Single Entry System: Meaning, Features, Characteristics, Types and Limitation07/07/2020
Single Entry System is the oldest and most straightforward method of keeping records of financial transactions, which is rarely prevalent these days. In this system, only one side of the transaction is recorded, because of the absence of any prescribed rules and so the records maintained are more or less incomplete.
In a nutshell, single entry system of bookkeeping lacks the duality concept and so the financial transactions are recorded only once and not in their two-fold aspects, as debit and credit.
Features of Single Entry System
The following are the main features of single entry system:-
- No Fixed Rules
Single entry system is not guided by fixed set of accounting rules for determining the amount of profit and preparing the financial statements.
- Incomplete System
Single entry system is an incomplete system of accounting, which does not record all the aspects of financial transactions of the business.
- Cash Book
Single entry system maintains cash book for recording cash receipts and payments of the business organization during a given period of time.
- Personal Account
Single entry system maintains personal accounts of all the debtors and creditors for determining the amount of credit sales and credit purchases during a given period of time.
- Variations in Application
Single entry system has no fixed set of principles for recording financial transactions and preparing different financial statements. Hence, it has variations in its application from one business to another.
Characteristics of Single Entry System
- Maintenance of Cash Book
Cash Book is prepared and maintained, in which both business and personal transactions are included.
- Personal Accounts
Only personal accounts are created and maintained, whereas the real and nominal accounts are not given due weight, in this system.
- Original Vouchers
Under this system, original vouchers play an important role, as they help in gathering information about the date of transaction, amount, parties, discount (if any) and so forth.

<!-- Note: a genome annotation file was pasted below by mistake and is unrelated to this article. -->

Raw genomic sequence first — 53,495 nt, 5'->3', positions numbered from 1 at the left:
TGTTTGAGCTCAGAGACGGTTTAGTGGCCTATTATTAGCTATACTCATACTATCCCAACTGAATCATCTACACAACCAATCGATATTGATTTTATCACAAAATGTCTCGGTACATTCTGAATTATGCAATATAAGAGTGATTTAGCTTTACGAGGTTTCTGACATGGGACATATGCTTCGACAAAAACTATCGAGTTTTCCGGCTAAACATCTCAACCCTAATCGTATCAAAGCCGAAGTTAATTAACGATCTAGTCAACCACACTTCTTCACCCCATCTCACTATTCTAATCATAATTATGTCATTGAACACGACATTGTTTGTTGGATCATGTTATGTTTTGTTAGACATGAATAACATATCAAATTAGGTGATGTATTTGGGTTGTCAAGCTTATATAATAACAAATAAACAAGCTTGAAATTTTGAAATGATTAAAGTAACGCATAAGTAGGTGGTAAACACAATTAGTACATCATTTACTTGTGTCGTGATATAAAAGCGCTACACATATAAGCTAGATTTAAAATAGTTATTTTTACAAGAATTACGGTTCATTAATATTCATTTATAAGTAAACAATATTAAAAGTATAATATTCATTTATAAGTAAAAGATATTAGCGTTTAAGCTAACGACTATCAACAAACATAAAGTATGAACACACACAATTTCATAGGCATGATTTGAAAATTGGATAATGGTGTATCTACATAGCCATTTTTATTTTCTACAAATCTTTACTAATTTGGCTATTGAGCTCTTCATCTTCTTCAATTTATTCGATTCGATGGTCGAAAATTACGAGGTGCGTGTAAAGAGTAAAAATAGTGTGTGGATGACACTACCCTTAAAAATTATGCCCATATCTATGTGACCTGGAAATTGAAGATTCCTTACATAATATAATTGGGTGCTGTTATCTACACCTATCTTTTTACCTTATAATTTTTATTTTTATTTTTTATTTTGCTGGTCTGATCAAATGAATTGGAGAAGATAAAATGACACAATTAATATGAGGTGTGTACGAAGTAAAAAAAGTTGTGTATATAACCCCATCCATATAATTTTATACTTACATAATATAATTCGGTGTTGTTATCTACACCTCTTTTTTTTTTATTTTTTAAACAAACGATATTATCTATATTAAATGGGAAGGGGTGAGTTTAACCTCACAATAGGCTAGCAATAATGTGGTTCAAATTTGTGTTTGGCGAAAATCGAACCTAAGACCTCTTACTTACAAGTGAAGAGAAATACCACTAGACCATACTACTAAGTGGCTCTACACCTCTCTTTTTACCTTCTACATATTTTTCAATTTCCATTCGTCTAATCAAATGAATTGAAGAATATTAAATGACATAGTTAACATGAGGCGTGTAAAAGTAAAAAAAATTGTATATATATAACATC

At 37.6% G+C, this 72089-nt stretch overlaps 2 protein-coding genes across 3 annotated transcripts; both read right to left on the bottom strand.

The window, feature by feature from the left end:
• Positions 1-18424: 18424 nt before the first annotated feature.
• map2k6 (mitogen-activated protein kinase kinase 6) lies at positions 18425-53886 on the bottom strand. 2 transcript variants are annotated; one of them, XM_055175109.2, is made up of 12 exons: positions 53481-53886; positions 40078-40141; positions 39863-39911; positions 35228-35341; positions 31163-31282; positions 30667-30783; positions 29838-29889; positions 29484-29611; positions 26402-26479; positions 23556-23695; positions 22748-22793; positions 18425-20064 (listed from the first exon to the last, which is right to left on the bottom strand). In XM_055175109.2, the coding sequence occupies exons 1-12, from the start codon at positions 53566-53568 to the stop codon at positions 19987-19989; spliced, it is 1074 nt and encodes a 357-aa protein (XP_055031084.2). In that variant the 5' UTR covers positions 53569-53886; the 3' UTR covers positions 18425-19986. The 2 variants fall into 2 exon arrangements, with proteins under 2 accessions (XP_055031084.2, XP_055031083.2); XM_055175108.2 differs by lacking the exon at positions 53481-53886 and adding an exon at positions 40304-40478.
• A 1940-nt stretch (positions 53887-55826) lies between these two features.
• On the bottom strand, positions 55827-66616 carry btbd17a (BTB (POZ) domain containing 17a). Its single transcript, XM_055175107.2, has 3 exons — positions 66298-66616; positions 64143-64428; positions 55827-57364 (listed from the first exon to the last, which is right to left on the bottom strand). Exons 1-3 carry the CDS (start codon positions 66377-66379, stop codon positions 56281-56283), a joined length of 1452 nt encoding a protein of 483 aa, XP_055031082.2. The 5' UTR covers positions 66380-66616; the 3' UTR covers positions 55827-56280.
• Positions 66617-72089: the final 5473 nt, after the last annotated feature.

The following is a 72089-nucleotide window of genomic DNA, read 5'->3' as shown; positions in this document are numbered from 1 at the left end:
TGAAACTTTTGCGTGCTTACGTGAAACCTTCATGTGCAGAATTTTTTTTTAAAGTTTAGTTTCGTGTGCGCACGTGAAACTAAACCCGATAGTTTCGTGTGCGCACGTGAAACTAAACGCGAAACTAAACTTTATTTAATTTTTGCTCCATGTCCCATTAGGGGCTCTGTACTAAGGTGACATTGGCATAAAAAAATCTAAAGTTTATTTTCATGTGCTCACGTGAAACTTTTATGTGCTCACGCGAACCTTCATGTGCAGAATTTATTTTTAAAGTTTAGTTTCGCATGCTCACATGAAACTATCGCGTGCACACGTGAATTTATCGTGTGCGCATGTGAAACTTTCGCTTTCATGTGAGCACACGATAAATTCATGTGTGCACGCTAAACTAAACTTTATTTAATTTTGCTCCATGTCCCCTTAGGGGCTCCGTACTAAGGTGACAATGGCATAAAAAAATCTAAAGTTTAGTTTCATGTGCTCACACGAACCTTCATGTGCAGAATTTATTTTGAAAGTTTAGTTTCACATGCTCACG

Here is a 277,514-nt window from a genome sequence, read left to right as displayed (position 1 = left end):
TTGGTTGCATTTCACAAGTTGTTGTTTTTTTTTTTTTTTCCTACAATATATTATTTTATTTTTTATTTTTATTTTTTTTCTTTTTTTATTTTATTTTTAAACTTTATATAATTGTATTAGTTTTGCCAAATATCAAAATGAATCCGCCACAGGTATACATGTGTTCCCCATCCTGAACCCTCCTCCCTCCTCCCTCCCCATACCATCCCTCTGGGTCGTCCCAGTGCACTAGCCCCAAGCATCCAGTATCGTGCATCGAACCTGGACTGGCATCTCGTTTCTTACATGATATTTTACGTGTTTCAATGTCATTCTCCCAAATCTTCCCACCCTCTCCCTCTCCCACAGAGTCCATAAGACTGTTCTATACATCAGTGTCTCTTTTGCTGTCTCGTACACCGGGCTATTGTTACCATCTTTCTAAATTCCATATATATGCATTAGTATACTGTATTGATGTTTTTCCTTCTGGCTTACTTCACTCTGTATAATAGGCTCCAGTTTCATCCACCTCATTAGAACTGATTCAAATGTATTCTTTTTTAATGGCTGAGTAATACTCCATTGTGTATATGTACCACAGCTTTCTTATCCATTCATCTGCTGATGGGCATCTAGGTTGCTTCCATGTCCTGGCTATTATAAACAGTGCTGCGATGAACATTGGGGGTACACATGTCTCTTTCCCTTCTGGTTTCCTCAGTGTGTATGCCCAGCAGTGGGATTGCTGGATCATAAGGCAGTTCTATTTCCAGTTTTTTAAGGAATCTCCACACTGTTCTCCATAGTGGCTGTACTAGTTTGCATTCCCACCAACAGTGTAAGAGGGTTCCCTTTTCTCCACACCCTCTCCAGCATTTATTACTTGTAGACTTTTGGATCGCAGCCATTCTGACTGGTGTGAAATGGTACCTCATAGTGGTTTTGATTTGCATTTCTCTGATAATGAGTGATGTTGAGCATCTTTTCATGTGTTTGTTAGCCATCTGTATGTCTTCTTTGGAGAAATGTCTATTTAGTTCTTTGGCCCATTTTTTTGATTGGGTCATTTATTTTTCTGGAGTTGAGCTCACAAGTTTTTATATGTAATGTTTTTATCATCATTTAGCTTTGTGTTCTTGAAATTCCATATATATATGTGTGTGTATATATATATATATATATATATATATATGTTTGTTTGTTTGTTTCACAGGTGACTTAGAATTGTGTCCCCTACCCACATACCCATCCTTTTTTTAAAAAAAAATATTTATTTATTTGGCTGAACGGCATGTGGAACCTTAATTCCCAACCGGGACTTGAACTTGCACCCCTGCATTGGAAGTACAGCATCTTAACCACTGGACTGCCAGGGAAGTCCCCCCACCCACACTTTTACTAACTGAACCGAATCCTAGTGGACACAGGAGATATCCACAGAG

- Final Accounts
In Single Entry System, it is quite difficult to prepare final accounts, due to unavailability of nominal and real accounts. So, to prepare the financial statement, the available information is analysed and converted into a double entry system, by determining the missing figures, after that Trading and Profit & Loss Account is prepared. Further, the figures of assets and liabilities are calculated from the information at hand, but they are also estimates. Hence, the Statement of Affairs is prepared in place of the Balance Sheet.
- Profit or Loss
Profit earned or loss sustained is estimated, out of the information available and so exact profits is not ascertained.
The system is appropriate for small businesses, like sole proprietorship business and partnership firms, as they maintain records of cash and credit transactions only.
Types of Single Entry System
- Pure Single Entry System
In this method, only the personal accounts are maintained and there is no information present, concerning the sales and purchases, cash in hand, and bank balance.
- Simple Single Entry System
In a simple single entry system, cash book is maintained along with the personal accounts and these are maintained as per double entry system of bookkeeping. Cash received or paid, from/to business debtors or creditors are merely written on the bills issued or received.
- Quasi Single Entry System
In this system, subsidiary books such as sales book, purchases book, bills receivable book and bills payable book are maintained in addition to cash book and personal accounts.
Single Entry System is simple and easy to maintain as it does not need any professional accountant to keep the records up to date. And so this system is quite helpful for small businesses and trades operated solely by individuals. Further, the system is quite economical.
Limitations of Single Entry system
It is an unscientific method of keeping business records because it does not follow the duality concepts (meaning that every transaction affects two sides). Profit or loss ascertained and reported are simply estimates, which cannot be considered as actual and accurate, because of not maintaining real and nominal accounts.
Moreover, it is not easy to detect frauds and errors (if any). The firm may also face difficulties in raising loans because the banks and financial institutions cannot rely on financial information provided by the entity. Due to this very reason, this method is not adopted by companies, and they have to maintain their books of accounts as per the Companies Act,